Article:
No group of insects is more charismatic than the butterflies. Their size ranges from the tiny jewels like Blues, to the gorgeous Birdwings with a wing-span as great as eight inches. Their glowing colours, and delicate flickering movements catch and charm the eye. No wonder then that they were eagerly collected and studied by early naturalists.
The Bombay Natural History Society (BNHS) has been associated with the study of butterflies from the very first. Planters and other members of the BNHS, who were posted in remote areas, when leaving India on retirement, often gave their extensive collections to the Society, providing the foundation of today's large and representative collection. There are specimens in the BNHS Collection, and they are irreplaceable.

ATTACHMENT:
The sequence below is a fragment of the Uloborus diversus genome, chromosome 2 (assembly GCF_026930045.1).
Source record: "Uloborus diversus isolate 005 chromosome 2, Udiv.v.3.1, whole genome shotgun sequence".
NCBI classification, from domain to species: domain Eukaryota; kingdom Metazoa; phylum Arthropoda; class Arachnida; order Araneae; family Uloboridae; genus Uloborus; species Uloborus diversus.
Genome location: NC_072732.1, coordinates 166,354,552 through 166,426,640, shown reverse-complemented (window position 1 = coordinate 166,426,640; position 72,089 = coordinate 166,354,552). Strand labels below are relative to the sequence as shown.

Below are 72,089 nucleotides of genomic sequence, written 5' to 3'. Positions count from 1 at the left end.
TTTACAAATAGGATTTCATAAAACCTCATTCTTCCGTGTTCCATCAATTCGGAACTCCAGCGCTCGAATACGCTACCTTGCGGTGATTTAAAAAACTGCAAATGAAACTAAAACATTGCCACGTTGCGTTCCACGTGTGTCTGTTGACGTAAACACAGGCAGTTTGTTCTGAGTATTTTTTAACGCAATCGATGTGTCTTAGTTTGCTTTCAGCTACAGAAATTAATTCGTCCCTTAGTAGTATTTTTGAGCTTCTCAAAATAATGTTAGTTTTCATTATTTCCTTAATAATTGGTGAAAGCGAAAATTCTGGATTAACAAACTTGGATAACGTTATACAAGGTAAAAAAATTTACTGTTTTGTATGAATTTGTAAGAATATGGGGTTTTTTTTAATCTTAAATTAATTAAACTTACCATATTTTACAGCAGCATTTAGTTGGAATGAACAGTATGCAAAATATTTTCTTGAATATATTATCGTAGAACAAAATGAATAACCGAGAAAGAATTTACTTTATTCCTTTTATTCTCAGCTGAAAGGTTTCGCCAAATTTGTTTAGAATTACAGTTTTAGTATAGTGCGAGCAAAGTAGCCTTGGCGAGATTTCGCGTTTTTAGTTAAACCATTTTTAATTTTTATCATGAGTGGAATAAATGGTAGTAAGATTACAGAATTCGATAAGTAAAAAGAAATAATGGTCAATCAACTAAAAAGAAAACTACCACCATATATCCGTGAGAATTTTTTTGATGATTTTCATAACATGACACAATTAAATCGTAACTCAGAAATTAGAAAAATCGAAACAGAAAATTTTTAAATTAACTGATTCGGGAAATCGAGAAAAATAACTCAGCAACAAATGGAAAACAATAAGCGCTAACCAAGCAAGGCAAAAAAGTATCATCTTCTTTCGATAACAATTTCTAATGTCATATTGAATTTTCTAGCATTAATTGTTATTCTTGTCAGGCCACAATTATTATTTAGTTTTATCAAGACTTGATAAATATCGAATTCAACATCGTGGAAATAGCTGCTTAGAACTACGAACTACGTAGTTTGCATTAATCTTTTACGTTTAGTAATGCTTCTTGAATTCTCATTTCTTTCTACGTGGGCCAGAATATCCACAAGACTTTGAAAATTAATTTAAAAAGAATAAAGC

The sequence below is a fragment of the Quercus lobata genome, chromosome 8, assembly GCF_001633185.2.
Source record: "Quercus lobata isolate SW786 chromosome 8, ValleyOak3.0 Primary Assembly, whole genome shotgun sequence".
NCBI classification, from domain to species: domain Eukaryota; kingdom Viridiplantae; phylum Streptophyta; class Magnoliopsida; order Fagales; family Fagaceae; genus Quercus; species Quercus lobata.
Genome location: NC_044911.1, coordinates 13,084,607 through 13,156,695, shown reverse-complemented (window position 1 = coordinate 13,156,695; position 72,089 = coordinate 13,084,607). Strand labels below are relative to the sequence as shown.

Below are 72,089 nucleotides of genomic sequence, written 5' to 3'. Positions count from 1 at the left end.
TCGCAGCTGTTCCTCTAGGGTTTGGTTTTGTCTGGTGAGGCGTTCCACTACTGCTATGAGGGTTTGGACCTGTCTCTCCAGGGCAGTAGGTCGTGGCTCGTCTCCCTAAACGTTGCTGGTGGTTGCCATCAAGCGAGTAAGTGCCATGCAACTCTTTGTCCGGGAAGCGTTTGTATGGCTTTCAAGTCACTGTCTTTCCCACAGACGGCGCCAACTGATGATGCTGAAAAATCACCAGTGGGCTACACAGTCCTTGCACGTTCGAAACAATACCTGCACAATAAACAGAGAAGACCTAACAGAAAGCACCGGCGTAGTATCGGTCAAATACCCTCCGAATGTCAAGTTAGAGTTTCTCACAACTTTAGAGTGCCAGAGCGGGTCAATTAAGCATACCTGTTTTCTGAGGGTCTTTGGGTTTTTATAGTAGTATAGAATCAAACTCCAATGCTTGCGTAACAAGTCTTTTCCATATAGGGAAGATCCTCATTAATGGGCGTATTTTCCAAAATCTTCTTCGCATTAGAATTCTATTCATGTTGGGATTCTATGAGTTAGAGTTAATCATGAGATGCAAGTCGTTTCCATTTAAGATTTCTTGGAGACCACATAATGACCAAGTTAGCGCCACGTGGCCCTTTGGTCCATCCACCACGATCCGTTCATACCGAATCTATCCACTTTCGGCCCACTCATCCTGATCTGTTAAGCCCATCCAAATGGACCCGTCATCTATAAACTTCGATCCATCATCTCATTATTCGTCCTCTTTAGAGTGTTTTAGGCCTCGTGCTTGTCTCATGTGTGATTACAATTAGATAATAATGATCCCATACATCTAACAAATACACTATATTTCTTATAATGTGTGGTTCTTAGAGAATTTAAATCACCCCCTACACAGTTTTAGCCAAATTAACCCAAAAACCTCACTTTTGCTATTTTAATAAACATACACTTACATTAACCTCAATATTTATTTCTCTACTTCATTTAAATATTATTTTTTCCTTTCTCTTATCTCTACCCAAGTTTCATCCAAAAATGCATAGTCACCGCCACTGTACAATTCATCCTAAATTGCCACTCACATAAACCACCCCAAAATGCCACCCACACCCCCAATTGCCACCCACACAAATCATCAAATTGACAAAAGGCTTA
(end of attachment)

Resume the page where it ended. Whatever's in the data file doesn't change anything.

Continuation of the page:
E.H. Aitken (EHA), the first Honorary Secretary, was a keen butterfly collector, who wrote several papers on them in the Journal. Between 1909 and 1927 a series of papers on 'Common Butterflies of the Plains of India' was published in the JBNHS, the first few by L.C.H. Young and then after he left India by T.R. Bell. Also in 1927 came the Society's first book on the subject, W.H. Evans' Identification of Indian Butterflies, which was revised in 1932 and is now a collector's item. Next came M.A. Wynter-Blyth's BUTIERFLIES OF THE INDIA REGION. Published by the Society in 1957, this was a more comprehensive book, covering many more species and with many plates, some of them coloured.